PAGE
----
News + Publications

Images of tissue sections from breast cancer patient biopsies

July 31, 2014

Master heat-shock factor supports reprogramming of normal cells to enable tumor growth and metastasis

Long associated with enabling the proliferation of cancer cells, the ancient cellular survival response regulated by Heat-Shock Factor 1 (HSF1) can also turn neighboring cells in their environment into co-conspirators that support malignant progression and metastasis.

Image of iPipet

July 30, 2014

Innovative scientists update old-school pipetting with new-age technology

A team of Whitehead Institute researchers is bringing new levels of efficiency and accuracy to one of the most essential albeit tedious tasks of bench science: pipetting.

Phase and fluorescence images of conventional (primed) human embryonic stem cells (ESCs) and naïve human ESCs

July 24, 2014

Whitehead Institute researchers create “naïve” pluripotent human embryonic stem cells

Embryonic stem cell (ESC) research has been hampered by the inability to transfer research and tools from mouse ESC studies to their human counterparts, in part because human ESCs are “primed” and slightly less plastic than the mouse cells. Now researchers in the lab of Whitehead Institute Founding Member Rudolf Jaenisch have discovered how to manipulate and maintain human ESCs into a “naïve” or base pluripotent state similar to that of mouse ESCs without the use of any reprogramming factors.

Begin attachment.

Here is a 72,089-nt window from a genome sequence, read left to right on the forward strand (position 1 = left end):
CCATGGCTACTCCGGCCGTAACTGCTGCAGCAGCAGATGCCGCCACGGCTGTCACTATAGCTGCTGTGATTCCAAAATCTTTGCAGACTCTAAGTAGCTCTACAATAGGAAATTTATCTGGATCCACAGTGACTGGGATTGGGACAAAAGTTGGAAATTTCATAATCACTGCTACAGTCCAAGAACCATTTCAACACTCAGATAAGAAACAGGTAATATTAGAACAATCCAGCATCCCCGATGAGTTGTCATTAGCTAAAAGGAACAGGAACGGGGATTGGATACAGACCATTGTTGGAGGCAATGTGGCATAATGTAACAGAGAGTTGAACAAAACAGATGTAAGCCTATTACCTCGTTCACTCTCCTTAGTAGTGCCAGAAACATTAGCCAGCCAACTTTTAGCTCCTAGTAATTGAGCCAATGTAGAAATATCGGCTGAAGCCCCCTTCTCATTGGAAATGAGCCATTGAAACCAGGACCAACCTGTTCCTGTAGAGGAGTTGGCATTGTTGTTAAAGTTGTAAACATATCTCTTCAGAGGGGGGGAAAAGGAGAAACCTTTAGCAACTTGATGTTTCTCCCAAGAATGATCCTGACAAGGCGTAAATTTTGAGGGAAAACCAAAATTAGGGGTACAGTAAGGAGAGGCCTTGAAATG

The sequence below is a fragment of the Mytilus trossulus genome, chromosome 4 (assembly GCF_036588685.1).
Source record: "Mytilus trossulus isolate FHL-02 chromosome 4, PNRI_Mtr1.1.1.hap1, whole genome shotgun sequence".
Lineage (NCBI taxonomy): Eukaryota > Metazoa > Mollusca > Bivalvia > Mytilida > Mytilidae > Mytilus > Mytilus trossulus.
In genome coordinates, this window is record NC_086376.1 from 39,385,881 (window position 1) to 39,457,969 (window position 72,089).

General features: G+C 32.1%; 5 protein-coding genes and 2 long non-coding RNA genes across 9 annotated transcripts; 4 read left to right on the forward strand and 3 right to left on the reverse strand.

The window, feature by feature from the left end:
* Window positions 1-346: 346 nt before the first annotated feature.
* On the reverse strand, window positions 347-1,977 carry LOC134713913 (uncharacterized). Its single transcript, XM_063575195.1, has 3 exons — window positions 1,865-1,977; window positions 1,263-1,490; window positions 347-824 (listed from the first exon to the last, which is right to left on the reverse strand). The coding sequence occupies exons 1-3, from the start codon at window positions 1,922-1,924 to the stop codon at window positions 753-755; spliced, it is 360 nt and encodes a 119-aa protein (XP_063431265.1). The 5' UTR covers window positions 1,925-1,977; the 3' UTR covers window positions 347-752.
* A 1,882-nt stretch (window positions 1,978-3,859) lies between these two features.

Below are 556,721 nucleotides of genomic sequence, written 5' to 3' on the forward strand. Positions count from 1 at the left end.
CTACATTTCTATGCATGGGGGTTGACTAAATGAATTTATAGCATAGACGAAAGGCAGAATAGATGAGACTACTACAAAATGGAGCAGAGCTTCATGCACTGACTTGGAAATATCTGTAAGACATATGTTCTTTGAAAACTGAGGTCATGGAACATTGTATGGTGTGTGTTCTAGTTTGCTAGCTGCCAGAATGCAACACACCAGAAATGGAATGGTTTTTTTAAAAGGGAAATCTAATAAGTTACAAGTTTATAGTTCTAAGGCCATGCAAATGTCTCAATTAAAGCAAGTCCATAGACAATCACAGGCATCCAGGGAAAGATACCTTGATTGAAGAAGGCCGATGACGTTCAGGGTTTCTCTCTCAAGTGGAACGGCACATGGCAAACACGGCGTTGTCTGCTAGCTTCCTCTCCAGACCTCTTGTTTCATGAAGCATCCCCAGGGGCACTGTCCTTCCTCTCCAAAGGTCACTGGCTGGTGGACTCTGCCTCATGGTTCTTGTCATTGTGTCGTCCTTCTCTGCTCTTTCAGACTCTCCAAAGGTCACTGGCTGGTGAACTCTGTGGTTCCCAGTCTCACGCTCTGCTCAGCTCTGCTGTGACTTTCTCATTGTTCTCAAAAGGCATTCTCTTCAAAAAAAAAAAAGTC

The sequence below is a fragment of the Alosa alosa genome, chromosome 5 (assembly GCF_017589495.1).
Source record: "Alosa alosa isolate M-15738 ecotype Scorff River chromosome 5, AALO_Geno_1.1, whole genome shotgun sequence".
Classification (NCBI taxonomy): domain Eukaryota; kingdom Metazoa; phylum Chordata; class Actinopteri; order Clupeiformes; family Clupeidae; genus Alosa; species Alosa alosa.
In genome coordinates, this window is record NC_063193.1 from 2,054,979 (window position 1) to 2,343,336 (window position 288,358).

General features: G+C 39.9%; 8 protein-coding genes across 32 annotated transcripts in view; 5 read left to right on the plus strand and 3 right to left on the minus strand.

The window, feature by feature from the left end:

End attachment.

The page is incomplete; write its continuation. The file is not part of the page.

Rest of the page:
Images of cells with normal and abnormal CENP-A deposition

July 17, 2014

Faithful cell division requires tightly controlled protein placement at the centromeres

The protein CENP-A, which is integrated into human DNA at the centromere on each chromosome, has a vital role in cell division. Work from Whitehead Institute Member Iain Cheeseman’s lab describes how the vital and tightly controlled replenishment of CENP-A progresses.

Implanting beads coated with Bradykinin peptides prevents the abnormal facial phenotypes seen after loss of function in kininogen, part of the Kinin-Kallikreien pathway.

July 17, 2014

A region and pathway found crucial for facial development in vertebrate embryos

A signaling pathway once thought to have little if any role during embryogenesis is a key player in the formation of the front-most portion of developing vertebrate embryos. Moreover, signals emanating from this region—referred to as the “extreme anterior domain” (EAD)—orchestrate the complex choreography that gives rise to proper facial structure.

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